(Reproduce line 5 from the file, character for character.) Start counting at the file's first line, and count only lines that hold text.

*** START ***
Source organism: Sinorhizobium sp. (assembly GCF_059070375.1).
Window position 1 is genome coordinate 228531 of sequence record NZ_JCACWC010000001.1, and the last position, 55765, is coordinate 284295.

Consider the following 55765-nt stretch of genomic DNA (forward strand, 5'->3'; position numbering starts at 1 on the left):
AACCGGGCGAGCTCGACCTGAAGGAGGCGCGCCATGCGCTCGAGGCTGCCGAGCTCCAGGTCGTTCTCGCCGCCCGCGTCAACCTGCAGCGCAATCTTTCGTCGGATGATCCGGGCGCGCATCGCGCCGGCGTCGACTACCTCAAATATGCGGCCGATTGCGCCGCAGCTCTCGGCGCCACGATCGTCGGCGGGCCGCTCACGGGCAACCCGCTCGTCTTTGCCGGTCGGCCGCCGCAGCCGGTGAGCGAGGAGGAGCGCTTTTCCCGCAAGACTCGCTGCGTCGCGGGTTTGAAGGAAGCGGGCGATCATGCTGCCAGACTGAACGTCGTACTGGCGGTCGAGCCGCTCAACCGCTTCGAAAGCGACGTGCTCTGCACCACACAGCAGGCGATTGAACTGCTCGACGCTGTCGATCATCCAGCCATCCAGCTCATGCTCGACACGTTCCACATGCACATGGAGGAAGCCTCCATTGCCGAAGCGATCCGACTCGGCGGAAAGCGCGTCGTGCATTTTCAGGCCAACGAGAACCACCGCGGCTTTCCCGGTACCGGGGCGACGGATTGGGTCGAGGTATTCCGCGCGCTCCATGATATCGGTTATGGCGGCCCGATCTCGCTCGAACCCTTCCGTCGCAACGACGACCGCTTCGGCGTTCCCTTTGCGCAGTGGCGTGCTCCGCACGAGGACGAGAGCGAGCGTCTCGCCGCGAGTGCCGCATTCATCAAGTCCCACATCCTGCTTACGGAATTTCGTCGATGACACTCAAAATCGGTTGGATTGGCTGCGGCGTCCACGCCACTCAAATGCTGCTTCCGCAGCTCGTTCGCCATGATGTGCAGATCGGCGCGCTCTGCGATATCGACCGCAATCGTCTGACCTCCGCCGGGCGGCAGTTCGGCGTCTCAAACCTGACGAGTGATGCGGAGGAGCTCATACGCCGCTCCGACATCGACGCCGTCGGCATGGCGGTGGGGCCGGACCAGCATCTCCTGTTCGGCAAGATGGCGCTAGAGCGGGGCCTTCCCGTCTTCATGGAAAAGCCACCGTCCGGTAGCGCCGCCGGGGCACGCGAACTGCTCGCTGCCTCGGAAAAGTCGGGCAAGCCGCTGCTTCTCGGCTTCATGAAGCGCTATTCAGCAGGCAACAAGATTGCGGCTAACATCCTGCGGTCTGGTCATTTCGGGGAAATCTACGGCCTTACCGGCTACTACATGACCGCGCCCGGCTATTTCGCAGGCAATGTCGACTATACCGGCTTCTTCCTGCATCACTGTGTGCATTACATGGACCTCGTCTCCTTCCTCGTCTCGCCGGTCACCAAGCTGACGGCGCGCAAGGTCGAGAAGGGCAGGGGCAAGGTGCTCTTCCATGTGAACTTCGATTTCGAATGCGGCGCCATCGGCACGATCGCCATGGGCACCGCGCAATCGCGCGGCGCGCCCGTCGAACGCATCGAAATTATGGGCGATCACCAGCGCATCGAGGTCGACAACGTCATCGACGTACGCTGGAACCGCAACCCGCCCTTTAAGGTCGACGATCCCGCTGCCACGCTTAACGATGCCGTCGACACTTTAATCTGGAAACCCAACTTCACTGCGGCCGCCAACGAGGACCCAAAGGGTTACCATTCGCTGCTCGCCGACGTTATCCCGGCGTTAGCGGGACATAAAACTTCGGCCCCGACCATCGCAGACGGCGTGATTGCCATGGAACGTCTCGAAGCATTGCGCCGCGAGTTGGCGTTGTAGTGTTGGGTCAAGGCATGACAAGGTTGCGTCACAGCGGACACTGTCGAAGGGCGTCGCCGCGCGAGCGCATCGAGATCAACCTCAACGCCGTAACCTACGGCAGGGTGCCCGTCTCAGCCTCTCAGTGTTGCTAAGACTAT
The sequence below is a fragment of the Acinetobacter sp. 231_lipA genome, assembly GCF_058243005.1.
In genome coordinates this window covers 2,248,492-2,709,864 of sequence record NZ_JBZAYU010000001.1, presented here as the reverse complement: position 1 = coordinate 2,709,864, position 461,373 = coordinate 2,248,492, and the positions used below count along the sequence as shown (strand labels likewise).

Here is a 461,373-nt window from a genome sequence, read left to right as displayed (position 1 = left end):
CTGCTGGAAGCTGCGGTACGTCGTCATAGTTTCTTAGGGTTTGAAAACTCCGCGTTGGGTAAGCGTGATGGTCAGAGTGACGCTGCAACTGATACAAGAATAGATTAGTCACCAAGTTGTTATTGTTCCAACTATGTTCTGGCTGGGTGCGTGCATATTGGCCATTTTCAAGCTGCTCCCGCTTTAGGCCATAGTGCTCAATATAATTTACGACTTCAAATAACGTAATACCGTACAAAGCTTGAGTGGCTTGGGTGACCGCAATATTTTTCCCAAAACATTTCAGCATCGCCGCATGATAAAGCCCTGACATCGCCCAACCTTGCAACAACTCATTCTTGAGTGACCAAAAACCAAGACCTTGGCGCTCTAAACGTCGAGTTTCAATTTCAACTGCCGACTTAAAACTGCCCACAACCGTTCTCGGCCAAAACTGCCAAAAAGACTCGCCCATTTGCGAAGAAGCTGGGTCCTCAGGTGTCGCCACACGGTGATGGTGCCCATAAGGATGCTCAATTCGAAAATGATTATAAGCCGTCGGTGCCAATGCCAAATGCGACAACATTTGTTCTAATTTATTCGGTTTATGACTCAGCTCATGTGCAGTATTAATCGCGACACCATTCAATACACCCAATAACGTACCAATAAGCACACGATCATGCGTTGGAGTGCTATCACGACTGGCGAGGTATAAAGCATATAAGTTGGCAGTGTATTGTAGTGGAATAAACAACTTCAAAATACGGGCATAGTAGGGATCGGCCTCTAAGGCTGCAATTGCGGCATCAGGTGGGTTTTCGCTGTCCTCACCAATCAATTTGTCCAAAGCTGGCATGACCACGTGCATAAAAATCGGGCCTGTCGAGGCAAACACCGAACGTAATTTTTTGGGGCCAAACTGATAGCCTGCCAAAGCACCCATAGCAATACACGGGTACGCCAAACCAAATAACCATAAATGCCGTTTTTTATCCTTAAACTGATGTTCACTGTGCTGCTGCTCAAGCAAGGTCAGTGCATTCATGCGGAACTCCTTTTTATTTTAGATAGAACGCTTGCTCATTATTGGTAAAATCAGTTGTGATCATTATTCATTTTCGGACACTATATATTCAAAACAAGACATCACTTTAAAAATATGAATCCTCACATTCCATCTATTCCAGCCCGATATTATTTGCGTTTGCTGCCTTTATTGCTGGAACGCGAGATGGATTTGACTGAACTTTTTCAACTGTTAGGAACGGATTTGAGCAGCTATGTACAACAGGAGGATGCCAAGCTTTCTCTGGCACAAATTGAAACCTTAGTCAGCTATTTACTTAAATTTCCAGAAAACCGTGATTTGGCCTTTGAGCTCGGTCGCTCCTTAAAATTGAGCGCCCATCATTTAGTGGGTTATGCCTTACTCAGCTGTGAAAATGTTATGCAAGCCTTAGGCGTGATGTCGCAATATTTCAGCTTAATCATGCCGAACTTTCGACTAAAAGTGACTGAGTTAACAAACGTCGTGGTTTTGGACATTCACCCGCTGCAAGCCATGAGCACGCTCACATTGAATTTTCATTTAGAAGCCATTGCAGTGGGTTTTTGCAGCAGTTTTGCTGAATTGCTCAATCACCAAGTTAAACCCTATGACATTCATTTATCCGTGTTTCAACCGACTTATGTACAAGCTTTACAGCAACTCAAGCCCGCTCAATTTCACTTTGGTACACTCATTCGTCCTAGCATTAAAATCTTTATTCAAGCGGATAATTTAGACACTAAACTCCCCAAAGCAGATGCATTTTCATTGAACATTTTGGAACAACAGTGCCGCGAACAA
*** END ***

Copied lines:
The sequence below is a fragment of the Acinetobacter sp. 231_lipA genome, assembly GCF_058243005.1.